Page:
He’s tall, sharp and seems to tower over all his friends. He strolls in a slenderizing poster that, at first glance, would capture the magnetic love of all Creole belles crossing his path—Chabines or Marabous. He’s well-articulated and speaks with meticulous utterances. He’s Ronel nicknamed Grand Diseur, precisely for his eloquent ways at swaying his foes. Despite his Romanesque bearing and the crimson splendor that coifs his demeanor, one thing appears to have escaped his puckish wit: managing his relationship with his fiancée.
He’s madly in love with her—a Creole marabou molded in the hue of a milky coffee. But her feelings vis-à-vis this fine young man do not seem to be strong enough to reciprocate. Yet, they’ve already set the stage for their upcoming wedding of which they hope to grandiosely celebrate in just a few months. He wants to make their weeding the perfect one for the record book.
She’s Elizabeth, a girl from uptown Miami who finds her life entangled with a romancero for whom she feels almost nothing but a shallow sentiment, a skin-deep love affair. She is well aware of his purest of love offering. She knows he’s committed to tying the knot and to holding it until death and beyond, but no trench has been built in her heart for him. Consequently, she suffers in silence.
Her love has been trapped, mired in a screwed relationship of 3 years ago. A player named Bertin stole her heart but promised nothing in return. Eccentric in his actions, Elizabeth was forced to go underground, but the relationship survived now flourishing again, for whenever she’s folded into the arms of Ronel, it is Bertin she can only see, stroking his magic hands over the nape of her neck.
Convinced this secret love affair can’t be sustained much longer, she decides to break free—in a picayune fashion. It’s Friday night, and inside the YWCA on the north-edge of Miami, the party is set to drag on until sunrise. One by one, the ladies make their way inside. Some of them have been ushered by their cavaliers, slow dragging on the dance floor.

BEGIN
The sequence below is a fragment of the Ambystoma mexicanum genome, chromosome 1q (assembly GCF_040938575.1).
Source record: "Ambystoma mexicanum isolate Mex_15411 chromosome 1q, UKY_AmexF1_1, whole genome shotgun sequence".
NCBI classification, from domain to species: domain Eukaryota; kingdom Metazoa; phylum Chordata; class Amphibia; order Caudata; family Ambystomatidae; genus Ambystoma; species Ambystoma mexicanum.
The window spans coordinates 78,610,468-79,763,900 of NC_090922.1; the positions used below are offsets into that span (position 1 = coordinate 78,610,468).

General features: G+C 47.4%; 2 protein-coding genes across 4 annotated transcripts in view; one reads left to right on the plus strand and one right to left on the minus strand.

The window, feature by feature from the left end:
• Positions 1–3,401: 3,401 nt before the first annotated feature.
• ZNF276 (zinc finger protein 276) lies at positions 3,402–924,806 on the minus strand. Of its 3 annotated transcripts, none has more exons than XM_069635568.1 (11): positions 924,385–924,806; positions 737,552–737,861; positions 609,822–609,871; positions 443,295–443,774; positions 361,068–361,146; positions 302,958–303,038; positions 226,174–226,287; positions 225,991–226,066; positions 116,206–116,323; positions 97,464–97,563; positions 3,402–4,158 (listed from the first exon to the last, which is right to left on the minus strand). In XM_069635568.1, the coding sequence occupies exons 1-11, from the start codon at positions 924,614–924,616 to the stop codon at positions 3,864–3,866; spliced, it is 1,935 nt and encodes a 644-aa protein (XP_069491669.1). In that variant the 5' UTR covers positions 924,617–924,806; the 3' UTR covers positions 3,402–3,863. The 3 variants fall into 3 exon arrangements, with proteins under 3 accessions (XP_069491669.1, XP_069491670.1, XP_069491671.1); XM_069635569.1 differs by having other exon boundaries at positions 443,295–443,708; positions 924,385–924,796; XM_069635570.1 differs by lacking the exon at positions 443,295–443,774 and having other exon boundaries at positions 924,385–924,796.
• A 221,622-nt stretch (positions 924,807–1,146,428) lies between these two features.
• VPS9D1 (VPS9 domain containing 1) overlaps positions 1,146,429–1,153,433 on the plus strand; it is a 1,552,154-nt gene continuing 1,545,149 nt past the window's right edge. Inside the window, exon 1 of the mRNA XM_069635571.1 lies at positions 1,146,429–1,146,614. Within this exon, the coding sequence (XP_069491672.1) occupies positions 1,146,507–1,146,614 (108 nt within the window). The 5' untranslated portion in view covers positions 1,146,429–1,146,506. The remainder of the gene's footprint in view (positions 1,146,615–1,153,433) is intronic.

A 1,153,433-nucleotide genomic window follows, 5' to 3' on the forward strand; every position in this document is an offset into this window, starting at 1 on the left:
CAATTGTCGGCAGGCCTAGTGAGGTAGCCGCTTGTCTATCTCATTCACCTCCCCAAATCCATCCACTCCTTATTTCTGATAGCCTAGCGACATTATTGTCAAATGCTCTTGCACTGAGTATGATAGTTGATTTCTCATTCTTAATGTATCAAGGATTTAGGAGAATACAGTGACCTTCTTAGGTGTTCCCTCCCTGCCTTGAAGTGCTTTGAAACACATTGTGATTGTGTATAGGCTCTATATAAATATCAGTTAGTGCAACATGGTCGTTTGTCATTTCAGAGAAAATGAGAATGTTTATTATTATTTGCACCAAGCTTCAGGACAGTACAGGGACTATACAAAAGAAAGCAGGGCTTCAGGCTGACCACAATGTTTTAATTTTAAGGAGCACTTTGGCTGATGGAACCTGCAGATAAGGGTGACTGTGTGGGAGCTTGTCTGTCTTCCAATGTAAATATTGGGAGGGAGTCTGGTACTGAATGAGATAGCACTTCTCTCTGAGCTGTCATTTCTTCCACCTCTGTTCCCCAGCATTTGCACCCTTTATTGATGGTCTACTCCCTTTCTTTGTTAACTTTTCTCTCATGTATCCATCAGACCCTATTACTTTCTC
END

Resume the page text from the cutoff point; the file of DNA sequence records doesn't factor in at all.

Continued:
It is now eleven o’clock, Ronel and Elizabeth are nowhere to be found, but Ronel’s best friend Dinco is here, biting his nails compulsively. Dinco befriends both Ronel and Bertin, who is already inside, ordering a piña colada at the bar. Dinco, who knows this ugly story, senses trouble may be afoot. Eyeing on the main street, Dinco rushes toward the parking lot to meet Elizabeth who has just walked out of her car, sauntering toward the main door. She is advancing with grace, kittenish and feline. High heeled, her low neckline suits well to expose the regal motion of her ample bosom.
Suddenly, a pretty girl named Carline, who sits on a stool right outside the main door, calls to Dinco. He turns around and Carline grins, begging for a dance. Dinco quickly loses track of his self-appointing mission and caves in to Carline as they stroll tendrement (romantically) toward the dance floor.
The Master DJ rolls in the biggest zouk hit of the hour: Priscillia’s le ciel de mes rêves, il était mon ange (He was mon angel, paradise of my dream). Dinco glances across the room, and there they are, locked into each other’s arms. Bouche-en-bouche, tête-à-tête, Elizabeth and Bertin seem to have lost track of time. Carline’s draws drop. “Whatever happened to the wedding?” She mumbles.
At that moment, Ronel walks in. He is trying to take a good grasp at his surroundings. He’s looking for Liz. That’s how he calls his fiancée. In a quick reflect, Liz sees him coming. She immediately frees herself from Bertin’s embrace while Dinco and Carline move in to block Bertin from view, effectively creating a wall between Bertin and Elizabeth who, slick as a water moccasin, slowly strolls toward Ronel, faking it. Her hair pulled back in a bun, she raises her both arms in the air to shelter Ronel who’s reciprocating in kind and who thinks without a shred of a doubt this profound expression of lust and love was truly directed at him. Will this wedding take place?
Note: Water moccasin is a venomous snake commonly found in the Florida Everglades and around swamps and lakes between North Florida and Southeast Georgia.
Ardain Ismais a novelist and Chief-Editor of CSMS Magazine. His latest book Midnight at Noon can be found on Amazon and at other book retailers. Ardain Isma may be reached at firstname.lastname@example.org